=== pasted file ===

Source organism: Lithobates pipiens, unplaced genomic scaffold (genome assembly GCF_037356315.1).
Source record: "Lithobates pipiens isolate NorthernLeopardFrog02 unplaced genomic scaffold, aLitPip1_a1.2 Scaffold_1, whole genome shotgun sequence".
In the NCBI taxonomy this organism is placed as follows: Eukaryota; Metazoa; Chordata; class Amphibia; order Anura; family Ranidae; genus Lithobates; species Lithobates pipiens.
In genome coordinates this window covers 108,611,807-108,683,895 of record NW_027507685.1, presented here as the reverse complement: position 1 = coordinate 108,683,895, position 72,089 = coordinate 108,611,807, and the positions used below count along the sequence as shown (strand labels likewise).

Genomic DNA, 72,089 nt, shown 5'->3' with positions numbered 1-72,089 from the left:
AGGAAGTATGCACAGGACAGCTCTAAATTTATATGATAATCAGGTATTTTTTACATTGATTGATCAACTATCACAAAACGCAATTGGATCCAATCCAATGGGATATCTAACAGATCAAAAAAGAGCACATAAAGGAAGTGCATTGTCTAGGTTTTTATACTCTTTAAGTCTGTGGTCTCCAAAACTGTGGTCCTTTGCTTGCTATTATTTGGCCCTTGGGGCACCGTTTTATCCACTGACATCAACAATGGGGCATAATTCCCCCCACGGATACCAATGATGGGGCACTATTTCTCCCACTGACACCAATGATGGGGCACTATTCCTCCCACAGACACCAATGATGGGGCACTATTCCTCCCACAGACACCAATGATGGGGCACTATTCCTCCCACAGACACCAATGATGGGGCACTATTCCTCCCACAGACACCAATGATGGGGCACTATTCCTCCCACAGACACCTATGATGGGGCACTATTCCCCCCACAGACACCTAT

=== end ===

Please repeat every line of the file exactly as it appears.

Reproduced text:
Source organism: Lithobates pipiens, unplaced genomic scaffold (genome assembly GCF_037356315.1).
Source record: "Lithobates pipiens isolate NorthernLeopardFrog02 unplaced genomic scaffold, aLitPip1_a1.2 Scaffold_1, whole genome shotgun sequence".
In the NCBI taxonomy this organism is placed as follows: Eukaryota; Metazoa; Chordata; class Amphibia; order Anura; family Ranidae; genus Lithobates; species Lithobates pipiens.
In genome coordinates this window covers 108,611,807-108,683,895 of record NW_027507685.1, presented here as the reverse complement: position 1 = coordinate 108,683,895, position 72,089 = coordinate 108,611,807, and the positions used below count along the sequence as shown (strand labels likewise).

Genomic DNA, 72,089 nt, shown 5'->3' with positions numbered 1-72,089 from the left:
AGGAAGTATGCACAGGACAGCTCTAAATTTATATGATAATCAGGTATTTTTTACATTGATTGATCAACTATCACAAAACGCAATTGGATCCAATCCAATGGGATATCTAACAGATCAAAAAAGAGCACATAAAGGAAGTGCATTGTCTAGGTTTTTATACTCTTTAAGTCTGTGGTCTCCAAAACTGTGGTCCTTTGCTTGCTATTATTTGGCCCTTGGGGCACCGTTTTATCCACTGACATCAACAATGGGGCATAATTCCCCCCACGGATACCAATGATGGGGCACTATTTCTCCCACTGACACCAATGATGGGGCACTATTCCTCCCACAGACACCAATGATGGGGCACTATTCCTCCCACAGACACCAATGATGGGGCACTATTCCTCCCACAGACACCAATGATGGGGCACTATTCCTCCCACAGACACCAATGATGGGGCACTATTCCTCCCACAGACACCTATGATGGGGCACTATTCCCCCCACAGACACCTAT